on 12-Nov-2012 17:40
Some of you may have noticed a distinct hush from this particular quadrant of the web. I've been far more quiet than normal for a couple of weeks, but there was a good reason, honest. I went down under to present at the F5 Agility event in Australia this year, where local F5ers and their customers have been hankering for another dose of DevCentral goodness. So, I set out to attend the conference and present two sessions; one 90 minute session on Tuesday the 30th to cover DevCentral and a relatively high level iRules overview, and a second on Wednesday the 31st that was a 3 hr deep dive into iRules concepts, inner workings, examples and underpinnings. A real geek fest…I was excited. Beyond that I would then continue on to Sydney and dig in with some users in more traditional User Group style meetings, which are always a good thing. I could ramble for hours, but I'll just say that things were smashingly successful all around. The users were fantastic, the event was top notch by all accounts, and the interactions I got to have with the impressively technical users really made the trip something special. There's nothing like rolling up your sleeves to sit around for hours after your session is supposed to be finished to talk about CMP, TMM, stack prioritization and handling, memory structure comparisons and optimizations, and all other manner of supremely, delightfully geeky bits. To do so while there is the promise of beer, in Australia, means that those interested parties were more than marginally interested; a wicked experience to be sure.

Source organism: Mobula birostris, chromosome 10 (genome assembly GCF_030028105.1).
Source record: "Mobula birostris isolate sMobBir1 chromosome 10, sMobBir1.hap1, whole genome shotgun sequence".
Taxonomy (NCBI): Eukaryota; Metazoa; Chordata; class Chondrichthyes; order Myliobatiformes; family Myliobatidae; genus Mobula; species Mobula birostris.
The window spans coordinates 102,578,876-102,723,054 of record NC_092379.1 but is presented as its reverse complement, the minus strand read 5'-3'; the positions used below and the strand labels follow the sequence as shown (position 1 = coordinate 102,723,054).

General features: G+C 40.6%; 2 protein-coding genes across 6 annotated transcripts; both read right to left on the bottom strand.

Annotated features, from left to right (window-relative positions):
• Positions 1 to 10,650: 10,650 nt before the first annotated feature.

That aside, as is often my message here in the Top5, the content rolls on. The proverbial torch was handled swimmingly by my fellow DC cohorts with Josh and Jason each knocking out a couple of awesome contributions that warrant highlighting, along with yet another user contributed article. You all know I love those things, and I don't care how frequently they come in these days, they still get me stoked to see what users are up to. So, those tasty tidbits will be precisely what I choose to pass along this week, despite the near cacophony of forum and blog posts, wiki updates and other information spread about on DevCentral that I could choose from. So with that, I'll get on with it and give you this week's DevCentral Top5:
Security iRules 101: Logging, why we do it?
I've spoken more than once about Josh and his security leanings. They're a good thing, they're useful, they keep things here around the DevCentral world, well, secure. We like that, and I'm happy to post about most of the cool things he's doing when they seem interesting, which is often enough. Of course, then he had to go and start writing about not just cool security stuff, but about iRules doing said cool security stuff. Well now that's just a combination that I can't resist, and anyone that's been around a while or, you know, met me, knows it. So buckle up kids and get used to seeing this new series on a regular basis in the Top5. In this inaugural voyage of the series Josh goes into the what, how and why of logging from within iRules. I've talked about logging a lot from both design/development as well as troubleshooting perspectives, but a security take on logging is a new and interesting one to me. Go forth and be educated, yon readers, and thank me for it later. Well, thank Josh, really.